The Washington Post’s Pulitzer Prize-winning scribe Tom Shales railed against the telecommunications deregulation bill that won approval in the Senate last week. In a piece headlined “The Fat Cat Broadcast Bonanza,” Shales wrote that the new bill has “something for everybody in the package,” except consumers, and that it was designed to give “broadcasters, cablecasters and gigantic media conglomerates fabulous prizes.”
Then on June 14, Shales went mano a mano with Barry Diller over the issue on “Nightline,” where anchor Ted Koppel disclosed for viewers that his bosses at Capital Cities/ABC had a stake in the debate.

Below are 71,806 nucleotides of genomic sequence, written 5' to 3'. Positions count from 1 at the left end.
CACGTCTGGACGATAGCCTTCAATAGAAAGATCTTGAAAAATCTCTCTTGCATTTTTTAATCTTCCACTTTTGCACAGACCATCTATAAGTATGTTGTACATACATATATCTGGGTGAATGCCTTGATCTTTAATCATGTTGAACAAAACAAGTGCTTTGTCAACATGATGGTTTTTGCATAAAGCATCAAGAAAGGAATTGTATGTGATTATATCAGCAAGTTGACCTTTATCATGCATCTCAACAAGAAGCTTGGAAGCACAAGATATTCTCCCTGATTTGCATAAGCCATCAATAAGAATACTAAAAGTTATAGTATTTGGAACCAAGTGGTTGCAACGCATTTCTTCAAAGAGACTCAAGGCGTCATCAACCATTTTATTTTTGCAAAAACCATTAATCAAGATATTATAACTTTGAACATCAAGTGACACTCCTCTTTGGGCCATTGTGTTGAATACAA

Somewhere during his “Nightline” appearance or his piece in the Post, Shales might have noted that his bosses were also in the thick of the legislative battle. Bill Ryan, president of the Post-Newsweek Stations group, has been one of the industry’s most vocal opponents of changing TV station ownership rules, a key element of the bill.
Shales says he doesn’t even know who Ryan is or even how many stations Post-Newsweek owns. “I had no idea that the company had taken that position. I don’t keep up on that crap,” says Shales. “In fact, I got the distinct impression that the folks in the upper echelons (at the Post) were none too happy about what I wrote.”